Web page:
As countries and cities all over the world use lockdown restrictions to control outbreaks and new strains of the coronavirus, for some that means even longer in self-isolation.
This is something that is tough for everyone, but even more so for those that need additional help and support day-to-day.
It’s fair to say that the COVID-19 pandemic has been a wake up call to the crisis taking place in social care, with older people and those with learning disabilities being disproportionately affected.
In fact, Public Health England registered the Covid-19 death rate for people with learning disabilities as six times higher than the general population.
And for those providing care, it adds another layer of complexity to an already challenged system.
Even if vaccines are rolled out quickly, and coronavirus stamped out, there is still the impact of an ageing population and a rise in chronic conditions for the care industry to tackle.
As our population is increasing, so too is the demand for care as ageing brings with it other conditions such as hearing loss, blurred vision, arthritis, diabetes and dementia.
By 2060, 44.4 million people over the age of 65 will require assistance with activities of daily living – double today’s figures. In addition, the traditional care structure was designed to support a population living to the age of 60, not 70 and beyond.
And with 15% of our global population experiencing some form of disability, it is clear that social care organisations across the world must reimagine the way they give care to become more efficient.
Care recipients currently rely on a patchwork of options. These include government-subsidised task-based care providers and informal support from family members, friends and others.
While these are all important contributors to the overall care ecosystem care recipients deserve a more consistent approach to care.
That is why we believe there is a better solution: empowering those with care needs to manage their conditions themselves using technology.
Connected Living has been working hard to keep care connected during isolation.
The new digital care service empowers care recipients, the elderly or those with learning disabilities, carry out every tasks with greater independence.
Findings from a recent Connected Living pilot scheme saw 72% of people with a learning disability say they had experienced an improved quality of life through using the app; whilst 62% reported increased independence in completing tasks more comfortably, easily or quickly*.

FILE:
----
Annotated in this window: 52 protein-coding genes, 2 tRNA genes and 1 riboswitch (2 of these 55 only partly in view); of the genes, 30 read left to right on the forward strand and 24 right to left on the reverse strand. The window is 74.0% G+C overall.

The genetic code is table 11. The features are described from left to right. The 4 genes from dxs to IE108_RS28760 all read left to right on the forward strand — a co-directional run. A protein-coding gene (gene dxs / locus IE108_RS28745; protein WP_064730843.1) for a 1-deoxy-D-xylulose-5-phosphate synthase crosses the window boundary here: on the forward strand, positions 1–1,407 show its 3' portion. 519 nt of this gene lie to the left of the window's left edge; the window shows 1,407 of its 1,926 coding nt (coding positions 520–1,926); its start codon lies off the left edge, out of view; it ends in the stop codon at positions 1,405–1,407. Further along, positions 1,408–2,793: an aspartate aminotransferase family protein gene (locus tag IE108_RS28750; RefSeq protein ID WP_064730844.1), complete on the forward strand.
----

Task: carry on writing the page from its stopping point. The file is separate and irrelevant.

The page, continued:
In particular, the easy to use interface on the tablet device enabled people to create picture guides for everyday tasks. The My Talk function also gives those with language difficulties another way to communicate – via images and text, resulting in 80% saying the app was either ‘useful’ or ‘very useful’.
Whether it was making a cup of tea for the first time or chatting to a family member more often, Connected Living was able to support the little tasks that can make a big difference to someone’s world.
After a challenging year for social care we can now see a future where technology such as Connected Living will enhance the quality of life for people with care needs, such as those with age-related difficulties.
Connected Living can help these people feel more in control of their own environment, whilst also giving their carers complimentary tools to use, enabling more tailored and personalised support.
When incorporated with a comprehensive support package of devices, such as front door security cameras, smart lighting, and wearables like pendants and watches, we can begin to work with care providers globally to tweak the platform to unique requirements and objectives.
Together we can inspire more independent lives.
Around the globe, our network reaches over 184 countries.
We provide the underlying transport network, the virtual overlay, and the platform to prioritise everything.
We have been recognised by industry analysts as leading network providers.